When Hilary Mason, a data scientist and entrepreneur, discovered that dozens of automated “bot” accounts had sprung up to impersonate her on Twitter, she immediately set out to stop them.
She filed dozens of complaints with Twitter, repeatedly submitting copies of her driver’s license to prove her identity. She reached out to friends who worked at the company. But days later, many of the fake accounts remained active, even though virtually identical ones had been shut down.
Millions of accounts impersonating real people roam social media platforms, promoting commercial products and celebrities, attacking political candidates and sowing discord. They spread fake images and misinformation about the school shooting last week in Parkland, Fla. They were central to Russian attempts to sway the 2016 presidential election in favor of Donald J. Trump, according to a federal grand jury indictment on Friday. And American intelligence officials believe they will figure in Russian efforts to shape the coming midterm elections, too.
Yet social media companies often fail to vigorously enforce their own policies against impersonation, an examination by The New York Times found, enabling the spread of fake news and propaganda — and allowing a global black market in social identities to thrive on their platforms.
Facebook and Twitter require proof of identity to shut down an impostor account but none to set one up. And even as social media accounts evolve into something akin to virtual passports — for shopping, political activity and even gaining access to government services — technology companies have devised their own rules and standards, with little oversight or regulation from Washington.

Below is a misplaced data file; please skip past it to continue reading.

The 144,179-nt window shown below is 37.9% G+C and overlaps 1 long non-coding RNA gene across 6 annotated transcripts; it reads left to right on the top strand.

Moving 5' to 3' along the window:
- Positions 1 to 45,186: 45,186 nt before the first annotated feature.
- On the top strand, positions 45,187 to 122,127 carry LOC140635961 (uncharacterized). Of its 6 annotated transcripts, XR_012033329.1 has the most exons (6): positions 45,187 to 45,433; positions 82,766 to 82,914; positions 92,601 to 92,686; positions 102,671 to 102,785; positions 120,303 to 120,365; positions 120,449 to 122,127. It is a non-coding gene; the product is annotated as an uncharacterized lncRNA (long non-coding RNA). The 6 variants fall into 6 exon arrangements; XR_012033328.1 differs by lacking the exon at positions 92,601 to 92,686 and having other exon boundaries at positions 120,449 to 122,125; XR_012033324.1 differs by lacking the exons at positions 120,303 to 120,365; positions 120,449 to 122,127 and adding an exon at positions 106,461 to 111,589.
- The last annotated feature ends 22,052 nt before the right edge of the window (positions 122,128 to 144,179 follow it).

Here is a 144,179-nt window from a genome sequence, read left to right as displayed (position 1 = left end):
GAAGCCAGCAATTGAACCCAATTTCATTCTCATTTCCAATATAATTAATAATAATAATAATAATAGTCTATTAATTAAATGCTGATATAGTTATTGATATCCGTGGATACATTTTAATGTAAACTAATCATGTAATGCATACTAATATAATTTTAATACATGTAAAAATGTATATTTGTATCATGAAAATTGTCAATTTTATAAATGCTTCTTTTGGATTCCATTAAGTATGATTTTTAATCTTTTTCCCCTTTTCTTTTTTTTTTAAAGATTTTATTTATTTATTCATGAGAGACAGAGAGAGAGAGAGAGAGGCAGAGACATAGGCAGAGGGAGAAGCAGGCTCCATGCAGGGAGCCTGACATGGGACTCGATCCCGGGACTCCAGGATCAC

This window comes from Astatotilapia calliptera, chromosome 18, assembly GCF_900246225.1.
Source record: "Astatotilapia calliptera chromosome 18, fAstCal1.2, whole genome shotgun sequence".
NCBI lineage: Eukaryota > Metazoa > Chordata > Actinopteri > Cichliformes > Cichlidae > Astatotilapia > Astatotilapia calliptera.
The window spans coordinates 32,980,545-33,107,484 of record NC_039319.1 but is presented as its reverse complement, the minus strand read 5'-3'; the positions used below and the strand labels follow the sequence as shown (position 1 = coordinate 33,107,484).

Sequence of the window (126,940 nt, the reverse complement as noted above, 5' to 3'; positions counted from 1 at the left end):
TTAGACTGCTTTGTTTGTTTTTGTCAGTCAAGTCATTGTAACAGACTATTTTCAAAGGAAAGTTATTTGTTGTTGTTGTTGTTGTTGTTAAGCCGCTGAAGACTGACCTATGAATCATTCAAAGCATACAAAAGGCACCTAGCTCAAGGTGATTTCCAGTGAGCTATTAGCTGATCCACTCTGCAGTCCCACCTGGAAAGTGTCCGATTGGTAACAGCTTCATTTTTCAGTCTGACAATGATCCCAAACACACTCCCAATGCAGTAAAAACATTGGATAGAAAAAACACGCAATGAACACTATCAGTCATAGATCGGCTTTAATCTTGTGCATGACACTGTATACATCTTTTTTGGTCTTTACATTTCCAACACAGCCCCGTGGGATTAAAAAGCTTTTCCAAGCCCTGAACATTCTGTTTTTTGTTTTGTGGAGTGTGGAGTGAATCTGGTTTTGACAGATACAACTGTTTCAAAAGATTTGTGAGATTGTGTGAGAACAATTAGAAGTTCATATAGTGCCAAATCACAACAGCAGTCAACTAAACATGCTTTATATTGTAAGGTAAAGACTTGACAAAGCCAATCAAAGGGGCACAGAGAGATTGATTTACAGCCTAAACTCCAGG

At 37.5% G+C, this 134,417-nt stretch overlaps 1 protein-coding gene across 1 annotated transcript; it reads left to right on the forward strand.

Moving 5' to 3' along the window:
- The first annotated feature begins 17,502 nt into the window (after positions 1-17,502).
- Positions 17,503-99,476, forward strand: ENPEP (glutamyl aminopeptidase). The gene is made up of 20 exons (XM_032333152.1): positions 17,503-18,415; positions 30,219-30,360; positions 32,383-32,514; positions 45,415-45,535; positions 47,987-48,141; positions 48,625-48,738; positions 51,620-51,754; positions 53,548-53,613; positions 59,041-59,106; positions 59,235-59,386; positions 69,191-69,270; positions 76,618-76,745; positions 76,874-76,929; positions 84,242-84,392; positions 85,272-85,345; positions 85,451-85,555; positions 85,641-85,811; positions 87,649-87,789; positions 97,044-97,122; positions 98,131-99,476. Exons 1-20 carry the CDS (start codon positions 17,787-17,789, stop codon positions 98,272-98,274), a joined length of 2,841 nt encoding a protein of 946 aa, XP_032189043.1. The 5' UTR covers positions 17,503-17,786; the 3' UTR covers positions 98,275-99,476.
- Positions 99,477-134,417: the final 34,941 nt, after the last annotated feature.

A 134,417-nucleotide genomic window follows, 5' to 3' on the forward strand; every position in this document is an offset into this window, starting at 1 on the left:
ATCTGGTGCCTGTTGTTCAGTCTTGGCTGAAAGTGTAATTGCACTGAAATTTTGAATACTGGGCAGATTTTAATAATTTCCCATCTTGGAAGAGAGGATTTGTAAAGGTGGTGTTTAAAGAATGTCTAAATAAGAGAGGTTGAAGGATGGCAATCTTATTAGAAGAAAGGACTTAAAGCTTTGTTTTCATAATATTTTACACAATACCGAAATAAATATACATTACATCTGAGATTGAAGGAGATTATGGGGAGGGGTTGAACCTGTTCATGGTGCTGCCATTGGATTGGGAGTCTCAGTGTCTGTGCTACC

“These companies have, in a lot of ways, assigned themselves to be validators of your identity,” said Jillian York, an official at the Electronic Frontier Foundation, which advocates digital privacy protections. “But the vast majority of users have no access to any due process, no access to any kind of customer service — and no means of appealing any kind of decision.”
Some impostor accounts are set up as pranks. Millions of them are controlled by private companies that sell fake followers and other forms of social media engagement to celebrities, professional athletes and authors. Many others are deployed in systematic information warfare campaigns waged by governments.
In congressional hearings last week, some lawmakers questioned whether social media businesses were doing enough.
“I think the companies themselves were slow to recognize this threat,” said Senator Mark Warner, Democrat of Virginia. “I think they’ve still got more work to do.”
Leaders of some social media companies have said they are trying hard to grapple with impersonation. In an earnings call this month, Jack Dorsey, Twitter’s chief executive, said the company was expanding what it calls “information quality” efforts, including ways of elevating credible and authentic content on the platform.
Facebook’s chief executive, Mark Zuckerberg, wrote in a Facebook post in January that the company had nearly doubled the number of workers who review content for fake news and abuse, including impersonation.
Facebook’s terms of service prohibit impersonation and require that account holders generally use their real names. Twitter, however, allows parody accounts and pseudonyms, and only forbids impersonation when that account portrays another user “in a misleading or deceptive manner.” The company does not proactively review accounts for impersonation.
That policy can leave real users mystified or enraged. In December, Firoozeh Dumas, an Iranian-American memoirist who lives in Germany, repeatedly…
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